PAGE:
Next week the 2017 National Craft Championships, hosted by the Associated Builders and Contractors of America  (ABC), will take place at the beautiful Broward County Convention Center in Fort Lauderdale. Prior to their trip to Florida, I was able to meet up with three of the craft trainees and apprentices from the Houston area who will be competing in the event. Each of these competitors is sponsored by the Construction and Maintenance Education Foundation (CMEF) , the educational affiliate of ABC Greater Houston. Each of them receives CMEF Training either at a CMEF sponsored college campus or at the CMEF training facility in La Porte, Texas.
Eleazar Hinojosa will be participating in the Structural Welding competition. He currently works for Turner Industries  and also takes training courses at San Jacinto College . Eleazar began taking welding classes while he was a student at Ross S. Sterling High School in Baytown, Texas. His training took place at Goose Creek Consolidated ISD’s Stuart Career Center , a vocational and career training campus serving multiple Baytown high schools. Eleazar began working for Turner Industries soon after his high school graduation, now nearly two years ago. He was working at an entry-level job, but still dreamed of getting back to welding. This fall he was able to continue his training by taking classes at San Jacinto College, where he just completed the combo welding course.
Eleazar learned about the available careers in welding through his high school. Once he learned a little about the craft, he discovered that he really liked it. He said with a smile, “I got stuck in a class and I just liked what I did. I just kept doing it.”
Jaime Nava-Zamora began his construction career while working and learning some basic skills through hands-on training from his fellow employees at the first company he worked for. He did not have any classes in construction until after he was hired by his current employer, Jacobs , who encouraged him to further his training at Lee College  in Baytown in addition to working at Jacobs’ jobsites. I asked Jaime what inspired him to pursue a career in construction. He said that ever since he began working in the industry, he started seeing that there are actually “career ladders” for individuals to move up within companies. He added, “I enjoy doing things with my hands – being out there, outdoors. To me it is more exciting than just to be at a desk.”
Jaime learned about the National Craft Championships from one of his instructors at Lee College who suggested that Jaime enter the competition. The instructor even went so far as to email the training coordinator at the Jacobs jobsite. The training coordinator spoke with Jaime about the competition, and encouraged him to compete.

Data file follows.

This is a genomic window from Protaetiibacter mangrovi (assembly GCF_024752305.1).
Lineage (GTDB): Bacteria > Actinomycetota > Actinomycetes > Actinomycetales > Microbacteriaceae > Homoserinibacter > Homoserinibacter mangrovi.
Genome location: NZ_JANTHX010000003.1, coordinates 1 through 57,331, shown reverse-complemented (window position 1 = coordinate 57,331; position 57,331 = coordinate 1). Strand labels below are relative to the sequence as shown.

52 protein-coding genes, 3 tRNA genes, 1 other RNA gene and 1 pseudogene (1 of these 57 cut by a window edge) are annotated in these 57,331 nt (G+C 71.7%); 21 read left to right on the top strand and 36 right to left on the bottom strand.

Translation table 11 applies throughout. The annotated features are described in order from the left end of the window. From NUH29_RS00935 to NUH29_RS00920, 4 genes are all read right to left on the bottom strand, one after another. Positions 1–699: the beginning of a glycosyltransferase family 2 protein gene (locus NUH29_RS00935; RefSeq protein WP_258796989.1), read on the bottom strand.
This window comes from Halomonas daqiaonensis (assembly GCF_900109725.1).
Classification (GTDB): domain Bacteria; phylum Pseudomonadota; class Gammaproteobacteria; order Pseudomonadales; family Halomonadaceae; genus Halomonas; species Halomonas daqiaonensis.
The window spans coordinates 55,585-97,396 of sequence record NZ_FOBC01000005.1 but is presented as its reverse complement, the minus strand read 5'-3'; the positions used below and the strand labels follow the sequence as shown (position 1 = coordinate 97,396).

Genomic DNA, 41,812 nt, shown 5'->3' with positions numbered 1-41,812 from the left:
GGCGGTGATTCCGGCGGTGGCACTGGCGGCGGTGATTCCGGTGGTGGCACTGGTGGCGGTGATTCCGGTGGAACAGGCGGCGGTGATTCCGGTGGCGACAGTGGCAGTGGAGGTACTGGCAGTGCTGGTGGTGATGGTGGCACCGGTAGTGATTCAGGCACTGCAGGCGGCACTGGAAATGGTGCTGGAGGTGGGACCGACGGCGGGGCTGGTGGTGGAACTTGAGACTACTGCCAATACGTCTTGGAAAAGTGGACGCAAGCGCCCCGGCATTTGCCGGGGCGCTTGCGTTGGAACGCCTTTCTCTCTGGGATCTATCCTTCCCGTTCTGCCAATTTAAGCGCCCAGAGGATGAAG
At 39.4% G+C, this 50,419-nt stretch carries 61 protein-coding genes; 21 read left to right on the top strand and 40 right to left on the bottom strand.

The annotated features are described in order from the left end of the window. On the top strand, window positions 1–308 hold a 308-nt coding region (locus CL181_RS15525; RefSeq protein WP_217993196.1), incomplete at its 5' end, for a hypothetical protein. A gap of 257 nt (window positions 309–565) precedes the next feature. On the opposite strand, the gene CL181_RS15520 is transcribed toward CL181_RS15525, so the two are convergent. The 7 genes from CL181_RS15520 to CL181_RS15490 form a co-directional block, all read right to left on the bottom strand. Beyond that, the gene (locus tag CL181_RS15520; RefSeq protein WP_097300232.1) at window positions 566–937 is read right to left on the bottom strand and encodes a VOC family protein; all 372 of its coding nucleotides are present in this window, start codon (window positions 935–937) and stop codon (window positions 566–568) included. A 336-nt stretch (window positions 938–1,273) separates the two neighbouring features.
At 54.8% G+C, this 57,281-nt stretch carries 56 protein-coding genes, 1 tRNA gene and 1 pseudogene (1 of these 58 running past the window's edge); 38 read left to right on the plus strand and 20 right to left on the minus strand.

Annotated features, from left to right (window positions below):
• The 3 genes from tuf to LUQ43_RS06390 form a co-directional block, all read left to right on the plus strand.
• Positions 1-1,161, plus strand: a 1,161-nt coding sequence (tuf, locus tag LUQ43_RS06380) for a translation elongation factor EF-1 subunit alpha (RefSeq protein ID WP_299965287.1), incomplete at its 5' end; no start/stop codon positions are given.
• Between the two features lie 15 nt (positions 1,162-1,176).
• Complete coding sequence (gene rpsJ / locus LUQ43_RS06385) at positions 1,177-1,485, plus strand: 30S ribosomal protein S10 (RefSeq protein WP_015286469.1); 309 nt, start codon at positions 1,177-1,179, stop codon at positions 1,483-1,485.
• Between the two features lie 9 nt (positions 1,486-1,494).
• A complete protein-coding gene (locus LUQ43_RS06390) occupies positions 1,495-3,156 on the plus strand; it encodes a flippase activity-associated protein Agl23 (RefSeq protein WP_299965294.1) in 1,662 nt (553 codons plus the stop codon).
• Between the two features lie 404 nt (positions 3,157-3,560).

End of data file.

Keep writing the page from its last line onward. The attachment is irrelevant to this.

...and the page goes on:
When I asked Jaime what he would like to be doing in his career 10 years from now, he told me, “I believe welding could be a gateway to maybe even move up somewhere else within the industry – maybe to be teaching others.” He is also considering management, and said he is “open to new things. That is my goal everyday – to just learn something new.”
Jeremy Bushnell served for four years in the United States Navy, where he learned skills that he has been able to bring forward into his construction career such as working with power tools. Jeremy’s father and some other family members had careers in construction, so two years ago, after his service in the Navy, Jeremy decided to follow in their footsteps. He currently learns through hands-on training while working for KBR  in addition to taking classes at the Construction and Maintenance Education Foundation (CMEF ). Jeremy also shares his time with his wife and daughter. I asked Jeremy to tell me what he enjoys about pipefitting. He answered:
“It is meeting new people. You go from job to job, you meet new people, and you learn so much – nobody teaches you the same thing in the same way. There’s always different ways of learning. Normally it is easier than [when] the last person showed you how to do it.”
I asked what he hoped to be doing with his career in the future. He said, “Same thing: pipefitting, welding – be someone’s boss. Basically just go as high as I can go until I can’t anymore.” He said he felt confident that he would be able to have a successful career for as many years as he wants to work.
Watch excerpts from my interviews of these three competitors in the following 3-minute video, and look for more coverage of the ABC National Craft Championships in upcoming posts here on Construction Citizen.